World Trade Center on 9/11), the bombing of the north convinced the
communists that they were helpless against the full strength of the
A month later, in January 1973, the North Vietnamese signed the Paris
Peace Treaty. At that time, South Vietnam enjoyed a democratically
elected government. American combat forces were gone. American POWs were
set free. America promised South Vietnam that we would come to its aid
if North Vietnam violated the agreement. It looked a lot like victory.
However, the North Vietnamese had not one particle, not one gluon of
an intention of adhering to the treaty. They staged increasingly strong
attacks in South Vietnam and, while the United States did nothing, were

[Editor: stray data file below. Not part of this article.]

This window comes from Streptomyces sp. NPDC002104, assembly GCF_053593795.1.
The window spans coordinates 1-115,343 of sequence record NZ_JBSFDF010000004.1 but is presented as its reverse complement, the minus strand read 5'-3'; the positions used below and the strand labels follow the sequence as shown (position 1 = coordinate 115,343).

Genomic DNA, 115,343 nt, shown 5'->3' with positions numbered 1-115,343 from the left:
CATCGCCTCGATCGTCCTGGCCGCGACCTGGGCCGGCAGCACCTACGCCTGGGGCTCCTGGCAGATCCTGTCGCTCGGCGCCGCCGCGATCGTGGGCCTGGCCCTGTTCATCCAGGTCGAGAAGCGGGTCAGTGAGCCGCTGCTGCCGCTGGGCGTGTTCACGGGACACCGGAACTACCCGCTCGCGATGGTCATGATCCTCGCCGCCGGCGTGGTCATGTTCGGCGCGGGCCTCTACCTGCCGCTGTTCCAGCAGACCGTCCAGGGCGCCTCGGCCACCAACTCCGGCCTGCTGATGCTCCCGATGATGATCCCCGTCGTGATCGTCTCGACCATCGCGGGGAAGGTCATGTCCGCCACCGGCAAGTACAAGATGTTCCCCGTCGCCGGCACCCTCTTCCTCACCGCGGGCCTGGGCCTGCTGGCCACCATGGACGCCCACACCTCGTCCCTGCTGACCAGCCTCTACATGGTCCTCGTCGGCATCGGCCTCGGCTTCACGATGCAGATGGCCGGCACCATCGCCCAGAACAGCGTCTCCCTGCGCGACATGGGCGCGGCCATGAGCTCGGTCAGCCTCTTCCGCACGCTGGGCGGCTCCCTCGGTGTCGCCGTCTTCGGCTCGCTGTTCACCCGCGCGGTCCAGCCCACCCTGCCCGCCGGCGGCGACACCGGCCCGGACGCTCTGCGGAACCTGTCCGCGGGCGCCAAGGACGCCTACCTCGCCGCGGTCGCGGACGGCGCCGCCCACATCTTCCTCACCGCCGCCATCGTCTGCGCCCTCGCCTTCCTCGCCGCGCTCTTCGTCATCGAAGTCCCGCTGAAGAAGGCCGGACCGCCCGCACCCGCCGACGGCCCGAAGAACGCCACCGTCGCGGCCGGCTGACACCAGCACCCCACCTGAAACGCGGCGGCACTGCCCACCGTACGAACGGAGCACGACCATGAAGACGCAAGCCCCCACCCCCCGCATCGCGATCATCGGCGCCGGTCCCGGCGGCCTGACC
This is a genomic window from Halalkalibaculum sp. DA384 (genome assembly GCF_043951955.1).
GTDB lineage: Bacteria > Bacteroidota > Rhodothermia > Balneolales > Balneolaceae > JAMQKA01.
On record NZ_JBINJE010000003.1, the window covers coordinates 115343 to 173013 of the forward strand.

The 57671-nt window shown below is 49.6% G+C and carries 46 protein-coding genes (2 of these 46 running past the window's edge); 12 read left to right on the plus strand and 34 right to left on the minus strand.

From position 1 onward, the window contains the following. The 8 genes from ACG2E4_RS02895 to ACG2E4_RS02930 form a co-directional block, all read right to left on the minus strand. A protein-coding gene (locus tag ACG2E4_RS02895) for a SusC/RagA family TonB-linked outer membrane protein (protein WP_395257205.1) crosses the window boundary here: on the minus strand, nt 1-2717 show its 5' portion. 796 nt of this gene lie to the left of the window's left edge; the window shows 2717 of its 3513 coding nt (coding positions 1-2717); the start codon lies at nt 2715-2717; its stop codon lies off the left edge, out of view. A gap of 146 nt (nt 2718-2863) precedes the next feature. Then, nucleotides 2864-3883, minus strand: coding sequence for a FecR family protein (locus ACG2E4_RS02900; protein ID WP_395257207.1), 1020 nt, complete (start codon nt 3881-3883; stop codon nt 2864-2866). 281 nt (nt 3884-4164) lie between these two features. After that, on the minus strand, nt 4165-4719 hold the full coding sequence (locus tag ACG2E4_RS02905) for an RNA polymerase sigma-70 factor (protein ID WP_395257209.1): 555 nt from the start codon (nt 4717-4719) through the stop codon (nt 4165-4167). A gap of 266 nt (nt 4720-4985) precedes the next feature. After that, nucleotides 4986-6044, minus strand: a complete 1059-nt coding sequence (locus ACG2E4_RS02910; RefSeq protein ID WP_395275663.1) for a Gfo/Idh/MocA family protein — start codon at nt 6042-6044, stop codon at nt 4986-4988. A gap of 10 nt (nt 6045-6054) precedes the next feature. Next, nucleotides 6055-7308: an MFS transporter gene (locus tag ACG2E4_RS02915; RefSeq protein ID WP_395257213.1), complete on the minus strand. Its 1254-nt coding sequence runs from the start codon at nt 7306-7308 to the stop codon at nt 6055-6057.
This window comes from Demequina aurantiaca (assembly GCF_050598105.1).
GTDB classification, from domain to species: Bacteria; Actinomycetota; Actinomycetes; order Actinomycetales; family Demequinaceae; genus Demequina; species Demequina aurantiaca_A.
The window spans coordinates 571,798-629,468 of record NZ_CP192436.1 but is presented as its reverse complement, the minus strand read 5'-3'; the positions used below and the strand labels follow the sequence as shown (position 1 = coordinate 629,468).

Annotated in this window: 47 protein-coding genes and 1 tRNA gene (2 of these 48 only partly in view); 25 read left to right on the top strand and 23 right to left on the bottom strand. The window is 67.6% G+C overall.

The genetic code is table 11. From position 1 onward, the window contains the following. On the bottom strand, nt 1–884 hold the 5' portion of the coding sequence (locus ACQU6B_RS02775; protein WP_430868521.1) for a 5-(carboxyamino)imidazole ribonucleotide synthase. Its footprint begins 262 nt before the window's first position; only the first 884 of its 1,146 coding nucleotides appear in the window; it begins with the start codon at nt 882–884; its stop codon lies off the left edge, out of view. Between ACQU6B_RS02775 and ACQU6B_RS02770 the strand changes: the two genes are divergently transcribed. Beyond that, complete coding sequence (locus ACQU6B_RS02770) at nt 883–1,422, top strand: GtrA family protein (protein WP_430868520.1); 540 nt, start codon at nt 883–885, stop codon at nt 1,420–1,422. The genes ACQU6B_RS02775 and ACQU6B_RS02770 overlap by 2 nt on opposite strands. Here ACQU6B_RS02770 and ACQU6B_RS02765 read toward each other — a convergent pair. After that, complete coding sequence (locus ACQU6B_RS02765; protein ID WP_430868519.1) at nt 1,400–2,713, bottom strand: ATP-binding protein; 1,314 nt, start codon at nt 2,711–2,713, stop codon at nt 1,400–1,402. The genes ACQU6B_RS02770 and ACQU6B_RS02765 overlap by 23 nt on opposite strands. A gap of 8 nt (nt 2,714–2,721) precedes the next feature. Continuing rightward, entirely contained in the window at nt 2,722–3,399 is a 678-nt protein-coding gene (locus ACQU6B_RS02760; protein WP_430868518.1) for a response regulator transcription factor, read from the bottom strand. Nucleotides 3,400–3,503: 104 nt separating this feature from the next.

re-armed by Moscow and attacked and overran South Vietnam. The American
Congress, controlled by Nixon’s opponents in the Democratic Party, which
had driven him from the White House, voted to renege on our treaty
obligations and cut aid to our South Vietnamese allies.
They forfeited outright the peace for which almost 60,000 Americans
and hundreds of thousands of South Vietnamese fought and died. They
accepted no responsibility for the atrocities that followed.
It is the raison d’être of Mr. Burns’ film to justify the cowardly
and morally bankrupt left that supported the communist invasion of South
Vietnam and turned its back on the murder, imprisonment, and misery of
our former allies in Vietnam, Laos, and Cambodia. One cannot be against
the South Vietnamese without being for the communists who conquered and
enslaved 17 million people. Only by painting the war as immoral,
illegal, and un-winnable, and the South Vietnamese government as evil
and inept, can the American left hope to rest in peace. It shouldn’t bet
the farm on that.